Afghanistan + 6 more

World Health Day: An Ethiopian doctor has 37,000 patients

News and Press Release
Originally published

On World Health Day, Merlin is highlighting the impact of a global shortage of four million health workers on some of the world's poorest countries.

Merlin is listing countries which have the lowest ratios of health workers to patients, such as Ethiopia, where there is only one qualified doctor for every 37,000 people. In the UK there is one doctor for every 434 people.

“Comparing the number of doctors with the total population gives a crude indication of the paucity of health care in some of the world's poorest countries,” said Carolyn Miller, Chief Executive of Merlin. “The effect of such ratios means that millions of children die from preventable diseases, women risk death during childbirth, and elderly patients endure debilitating illnesses without treatment.”

Ethiopia has a population of 74 million, the third highest in Africa, yet there are only 1,936 practising doctors. Each year, half a million children there die from diarrhoea and one in six do not survive beyond their fifth birthday.

In Liberia, a country recovering from a devastating civil war, a recent government report confirmed that more than half the population are unable to get help from professionally trained medical staff. A quarter of all children there die before reaching the age of five.

Merlin has been working in Liberia for the past five years, re-establishing hospitals and rural clinics in collaboration with the Ministry of Health. But despite millions of pounds of aid funds put into the health sector there are still only 168 doctors serving a population of 3.5 million. With only one doctor for every 21,000 people, many desperately sick patients never get the opportunity of professional care.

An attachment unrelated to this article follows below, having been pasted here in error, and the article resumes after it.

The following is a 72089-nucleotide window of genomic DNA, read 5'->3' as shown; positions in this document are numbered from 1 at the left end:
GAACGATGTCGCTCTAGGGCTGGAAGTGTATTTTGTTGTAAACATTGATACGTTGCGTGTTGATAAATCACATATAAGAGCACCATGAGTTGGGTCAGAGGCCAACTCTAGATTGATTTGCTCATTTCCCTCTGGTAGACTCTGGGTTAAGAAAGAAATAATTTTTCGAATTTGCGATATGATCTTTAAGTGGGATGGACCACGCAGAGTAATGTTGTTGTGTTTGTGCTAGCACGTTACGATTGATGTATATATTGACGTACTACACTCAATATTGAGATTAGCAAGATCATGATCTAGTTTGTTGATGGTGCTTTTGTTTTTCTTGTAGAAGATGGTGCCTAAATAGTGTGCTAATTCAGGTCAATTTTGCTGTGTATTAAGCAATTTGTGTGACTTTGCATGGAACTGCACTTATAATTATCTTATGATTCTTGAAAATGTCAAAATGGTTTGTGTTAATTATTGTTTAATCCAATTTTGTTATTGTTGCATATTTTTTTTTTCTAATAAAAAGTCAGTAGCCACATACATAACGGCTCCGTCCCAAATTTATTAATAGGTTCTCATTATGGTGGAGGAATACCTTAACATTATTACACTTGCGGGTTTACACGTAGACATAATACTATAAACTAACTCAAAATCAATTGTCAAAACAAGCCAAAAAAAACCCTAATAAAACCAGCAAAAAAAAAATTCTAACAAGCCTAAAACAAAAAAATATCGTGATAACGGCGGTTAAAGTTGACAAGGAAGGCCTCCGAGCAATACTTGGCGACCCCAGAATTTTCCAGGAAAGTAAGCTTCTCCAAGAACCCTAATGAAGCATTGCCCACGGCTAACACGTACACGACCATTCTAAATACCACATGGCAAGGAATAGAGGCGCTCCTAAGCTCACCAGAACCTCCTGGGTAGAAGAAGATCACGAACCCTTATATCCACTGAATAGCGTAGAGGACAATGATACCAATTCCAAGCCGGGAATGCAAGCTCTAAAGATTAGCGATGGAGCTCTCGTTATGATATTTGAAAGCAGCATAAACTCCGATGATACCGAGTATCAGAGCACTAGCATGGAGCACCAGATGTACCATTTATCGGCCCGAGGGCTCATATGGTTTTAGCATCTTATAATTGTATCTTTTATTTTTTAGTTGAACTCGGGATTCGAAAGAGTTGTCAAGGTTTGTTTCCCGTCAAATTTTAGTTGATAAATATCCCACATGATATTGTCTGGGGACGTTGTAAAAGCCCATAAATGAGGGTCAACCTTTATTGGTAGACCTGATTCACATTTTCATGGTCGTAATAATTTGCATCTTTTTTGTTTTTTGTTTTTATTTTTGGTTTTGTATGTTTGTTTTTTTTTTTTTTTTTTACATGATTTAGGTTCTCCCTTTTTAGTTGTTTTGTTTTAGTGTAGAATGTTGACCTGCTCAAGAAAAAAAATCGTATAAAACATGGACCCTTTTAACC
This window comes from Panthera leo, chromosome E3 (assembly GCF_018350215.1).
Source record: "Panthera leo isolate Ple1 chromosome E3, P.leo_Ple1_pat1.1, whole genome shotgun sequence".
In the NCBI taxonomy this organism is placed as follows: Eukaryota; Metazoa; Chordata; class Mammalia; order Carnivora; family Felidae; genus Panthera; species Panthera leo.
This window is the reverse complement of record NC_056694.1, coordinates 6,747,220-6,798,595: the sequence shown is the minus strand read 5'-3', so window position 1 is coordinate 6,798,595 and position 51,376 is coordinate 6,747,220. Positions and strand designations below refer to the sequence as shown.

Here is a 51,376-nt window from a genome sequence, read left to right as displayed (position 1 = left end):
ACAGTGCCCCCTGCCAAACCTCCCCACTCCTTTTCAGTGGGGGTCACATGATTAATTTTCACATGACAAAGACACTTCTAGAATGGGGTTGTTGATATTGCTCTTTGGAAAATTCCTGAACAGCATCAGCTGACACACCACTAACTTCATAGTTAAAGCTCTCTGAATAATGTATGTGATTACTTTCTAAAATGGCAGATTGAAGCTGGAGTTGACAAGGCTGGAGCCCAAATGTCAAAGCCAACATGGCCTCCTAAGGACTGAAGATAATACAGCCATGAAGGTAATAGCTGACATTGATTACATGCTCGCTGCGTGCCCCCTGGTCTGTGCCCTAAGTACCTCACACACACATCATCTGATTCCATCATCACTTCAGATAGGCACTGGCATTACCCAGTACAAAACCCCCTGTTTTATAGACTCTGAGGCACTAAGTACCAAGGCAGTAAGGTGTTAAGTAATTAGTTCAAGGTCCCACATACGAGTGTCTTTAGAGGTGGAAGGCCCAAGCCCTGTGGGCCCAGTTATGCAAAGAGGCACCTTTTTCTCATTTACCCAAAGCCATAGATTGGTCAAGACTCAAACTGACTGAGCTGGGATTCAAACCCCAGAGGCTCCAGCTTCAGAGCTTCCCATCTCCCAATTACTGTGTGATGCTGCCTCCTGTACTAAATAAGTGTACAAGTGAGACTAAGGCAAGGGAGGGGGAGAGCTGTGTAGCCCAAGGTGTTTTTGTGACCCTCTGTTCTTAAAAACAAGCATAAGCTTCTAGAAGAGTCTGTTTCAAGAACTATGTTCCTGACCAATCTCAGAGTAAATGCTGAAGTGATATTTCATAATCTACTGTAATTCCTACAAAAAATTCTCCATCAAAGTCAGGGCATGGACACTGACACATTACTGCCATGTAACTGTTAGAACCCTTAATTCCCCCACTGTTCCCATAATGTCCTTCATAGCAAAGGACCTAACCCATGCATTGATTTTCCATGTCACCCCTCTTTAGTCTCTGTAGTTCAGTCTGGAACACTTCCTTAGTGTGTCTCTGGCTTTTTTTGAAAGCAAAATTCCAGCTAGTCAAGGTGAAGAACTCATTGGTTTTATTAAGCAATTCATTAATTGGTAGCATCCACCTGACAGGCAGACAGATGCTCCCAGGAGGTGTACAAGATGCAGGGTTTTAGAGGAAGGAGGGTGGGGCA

“A vital strategy in combating this statistic is to establish more medical schools in the country. Yet a desperately needed facility to train doctors is struggling to receive funding from international donors,” explained Carolyn Miller.

Another country struggling with a chronic shortage of health workers is Afghanistan. Because of a desperate lack of midwives, women there face a one in six chance of dying during pregnancy or childbirth in their lifetime. There are currently 2200 midwives in the country, serving a population of 6 million women of child bearing age. This number needs to increase three fold in order to achieve the most basic standard of maternal care.

In response to the shortage, Merlin has opened a training school to increase the number of midwives in Afghanistan. Over the past three years, this and other similar programmes have helped to increase the numbers by 400. The World Health Organisation, which has calculated the worldwide shortage of health workers as four million, estimates that a 70 per cent increase in numbers is needed if the world is to achieve the United Nations targets for world development.

“Increasing the number of qualified health workers is the most important goal in preventing deaths in the developing world,” said Carolyn Miller. “In recent years, we have seen huge funds gone into building hospitals, providing vaccines and distributing anti-retroviral drugs, but these measures have limited impact unless local people have the skills to implement and monitor them. More international aid needs to be put into the vital task of training doctors, nurses, and midwives.”

Worst countries to find a doctor
Patients per doctor
1. Tanzania
2. Malawi
3. Ethiopia
4. Mozambique
5. Niger
*Source: WHO